Police officers, firefighters face pension changes

Thousands of New Jersey police officers and firefighters may have to change their retirement plans starting Jan. 1 because of changes to federal pension rules.

The changes are set to take effect in 2009 and could put an end to one benefit of a dangerous career: the "25 and out" rule.

The idea behind the rule is that if a police officer or firefighter gives 25 years of service, then they can retire, often in their early 40s.

The new rule would require people in these fields to work until age 50.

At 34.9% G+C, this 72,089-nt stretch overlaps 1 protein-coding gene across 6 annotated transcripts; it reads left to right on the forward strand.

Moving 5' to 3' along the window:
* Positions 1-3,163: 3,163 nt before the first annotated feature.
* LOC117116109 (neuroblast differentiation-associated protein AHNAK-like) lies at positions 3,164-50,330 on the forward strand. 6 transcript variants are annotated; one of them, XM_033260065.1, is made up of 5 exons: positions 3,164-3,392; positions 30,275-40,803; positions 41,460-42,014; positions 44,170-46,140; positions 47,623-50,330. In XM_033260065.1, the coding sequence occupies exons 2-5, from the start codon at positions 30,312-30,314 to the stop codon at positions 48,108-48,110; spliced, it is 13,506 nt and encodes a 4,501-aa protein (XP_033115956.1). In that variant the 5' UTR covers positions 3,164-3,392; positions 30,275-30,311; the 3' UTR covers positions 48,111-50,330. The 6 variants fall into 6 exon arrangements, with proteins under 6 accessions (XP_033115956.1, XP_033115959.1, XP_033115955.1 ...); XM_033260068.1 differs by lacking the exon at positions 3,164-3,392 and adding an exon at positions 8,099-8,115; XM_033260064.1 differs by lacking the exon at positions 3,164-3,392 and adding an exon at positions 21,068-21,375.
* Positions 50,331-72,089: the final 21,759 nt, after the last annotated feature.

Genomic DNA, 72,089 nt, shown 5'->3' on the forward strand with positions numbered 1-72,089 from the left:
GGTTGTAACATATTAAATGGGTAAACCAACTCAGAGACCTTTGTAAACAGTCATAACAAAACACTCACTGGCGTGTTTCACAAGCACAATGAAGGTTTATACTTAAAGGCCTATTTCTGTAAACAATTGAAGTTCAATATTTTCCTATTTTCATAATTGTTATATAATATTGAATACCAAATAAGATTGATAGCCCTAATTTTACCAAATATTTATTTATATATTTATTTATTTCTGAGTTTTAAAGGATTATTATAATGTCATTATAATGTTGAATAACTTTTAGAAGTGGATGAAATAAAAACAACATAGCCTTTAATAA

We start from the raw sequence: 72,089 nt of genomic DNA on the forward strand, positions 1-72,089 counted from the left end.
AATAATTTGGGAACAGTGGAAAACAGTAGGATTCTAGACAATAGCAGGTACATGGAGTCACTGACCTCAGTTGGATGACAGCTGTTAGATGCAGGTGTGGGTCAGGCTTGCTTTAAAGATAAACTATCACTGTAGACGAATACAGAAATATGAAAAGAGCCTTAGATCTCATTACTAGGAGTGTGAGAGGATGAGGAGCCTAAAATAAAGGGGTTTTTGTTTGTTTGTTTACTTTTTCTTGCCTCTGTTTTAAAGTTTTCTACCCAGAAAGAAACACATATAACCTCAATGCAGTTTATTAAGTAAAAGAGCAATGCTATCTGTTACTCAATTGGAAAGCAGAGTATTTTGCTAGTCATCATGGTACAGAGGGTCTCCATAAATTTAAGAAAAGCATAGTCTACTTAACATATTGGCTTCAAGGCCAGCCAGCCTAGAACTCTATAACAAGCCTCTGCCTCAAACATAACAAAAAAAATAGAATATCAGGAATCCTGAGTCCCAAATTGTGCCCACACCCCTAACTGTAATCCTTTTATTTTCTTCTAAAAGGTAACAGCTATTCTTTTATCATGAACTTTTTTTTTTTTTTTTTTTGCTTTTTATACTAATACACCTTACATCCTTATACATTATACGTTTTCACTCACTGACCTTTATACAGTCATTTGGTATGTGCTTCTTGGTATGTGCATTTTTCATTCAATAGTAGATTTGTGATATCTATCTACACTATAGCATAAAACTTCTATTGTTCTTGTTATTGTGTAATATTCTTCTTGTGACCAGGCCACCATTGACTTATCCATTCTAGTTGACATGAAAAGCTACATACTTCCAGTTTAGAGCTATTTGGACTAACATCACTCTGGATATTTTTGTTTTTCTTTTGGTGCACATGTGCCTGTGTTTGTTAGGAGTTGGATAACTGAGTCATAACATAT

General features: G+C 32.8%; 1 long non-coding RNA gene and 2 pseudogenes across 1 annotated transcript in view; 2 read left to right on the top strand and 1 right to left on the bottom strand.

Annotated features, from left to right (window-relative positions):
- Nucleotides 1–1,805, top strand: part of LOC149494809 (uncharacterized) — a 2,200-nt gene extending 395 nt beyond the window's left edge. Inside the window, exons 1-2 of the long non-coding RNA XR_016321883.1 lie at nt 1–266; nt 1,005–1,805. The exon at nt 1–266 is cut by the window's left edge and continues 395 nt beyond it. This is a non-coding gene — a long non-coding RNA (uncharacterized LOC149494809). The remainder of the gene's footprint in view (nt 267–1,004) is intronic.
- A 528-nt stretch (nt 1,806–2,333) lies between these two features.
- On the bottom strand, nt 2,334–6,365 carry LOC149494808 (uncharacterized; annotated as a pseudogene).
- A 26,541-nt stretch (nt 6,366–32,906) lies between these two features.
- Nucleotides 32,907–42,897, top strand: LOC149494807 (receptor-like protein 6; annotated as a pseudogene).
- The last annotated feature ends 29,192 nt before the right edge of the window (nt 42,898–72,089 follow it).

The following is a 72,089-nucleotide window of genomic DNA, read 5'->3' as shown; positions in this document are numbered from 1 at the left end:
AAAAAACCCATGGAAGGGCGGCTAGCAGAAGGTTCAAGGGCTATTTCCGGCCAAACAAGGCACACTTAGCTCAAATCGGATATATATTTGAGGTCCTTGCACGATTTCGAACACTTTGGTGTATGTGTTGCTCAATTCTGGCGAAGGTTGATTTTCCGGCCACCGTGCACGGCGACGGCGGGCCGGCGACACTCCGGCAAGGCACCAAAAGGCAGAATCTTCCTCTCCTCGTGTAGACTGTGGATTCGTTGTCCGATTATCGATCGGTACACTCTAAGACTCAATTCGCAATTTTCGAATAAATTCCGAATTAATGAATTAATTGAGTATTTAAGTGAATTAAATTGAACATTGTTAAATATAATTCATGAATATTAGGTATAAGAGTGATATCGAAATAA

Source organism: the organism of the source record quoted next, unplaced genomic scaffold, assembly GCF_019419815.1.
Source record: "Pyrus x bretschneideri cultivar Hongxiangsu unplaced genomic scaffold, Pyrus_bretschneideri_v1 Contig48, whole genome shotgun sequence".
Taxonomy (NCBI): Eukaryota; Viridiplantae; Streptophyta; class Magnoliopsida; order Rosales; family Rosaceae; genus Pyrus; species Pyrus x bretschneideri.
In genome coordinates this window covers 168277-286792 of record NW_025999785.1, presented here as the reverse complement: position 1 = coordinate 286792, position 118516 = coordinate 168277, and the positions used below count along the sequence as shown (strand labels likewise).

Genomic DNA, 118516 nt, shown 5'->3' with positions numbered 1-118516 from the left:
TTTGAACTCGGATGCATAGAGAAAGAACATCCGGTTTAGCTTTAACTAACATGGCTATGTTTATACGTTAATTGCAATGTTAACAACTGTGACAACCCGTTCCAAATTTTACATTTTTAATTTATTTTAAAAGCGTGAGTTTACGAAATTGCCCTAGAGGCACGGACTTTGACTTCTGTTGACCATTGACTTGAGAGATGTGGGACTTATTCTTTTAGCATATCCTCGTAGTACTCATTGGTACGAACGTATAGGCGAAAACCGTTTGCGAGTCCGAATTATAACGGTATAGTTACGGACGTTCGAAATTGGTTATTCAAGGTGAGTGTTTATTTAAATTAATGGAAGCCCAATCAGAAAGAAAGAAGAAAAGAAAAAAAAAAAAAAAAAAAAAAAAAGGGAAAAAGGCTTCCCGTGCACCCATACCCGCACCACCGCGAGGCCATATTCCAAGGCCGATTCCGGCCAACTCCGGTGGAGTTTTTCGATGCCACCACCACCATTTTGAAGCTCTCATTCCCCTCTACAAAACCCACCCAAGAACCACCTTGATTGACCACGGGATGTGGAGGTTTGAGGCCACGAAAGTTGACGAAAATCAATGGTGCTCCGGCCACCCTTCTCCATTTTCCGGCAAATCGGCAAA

Police officials say they predict many officers who have worked their 25 years will make a dash for retirement before Jan. 1. For others who started working at age 20 and planned to retire next year at age 45, they'll be forced to stay five more years.

According to the Police Benevolent Association, 1,000 cops between the ages of 40 and 50 retired last year. The union now fears even more will rush to retire this year while they still can, creating staffing problems in police departments across the state.

The PBA says it's working with Congressman Bill Pascrell of the House and Means Committee to fight the change.

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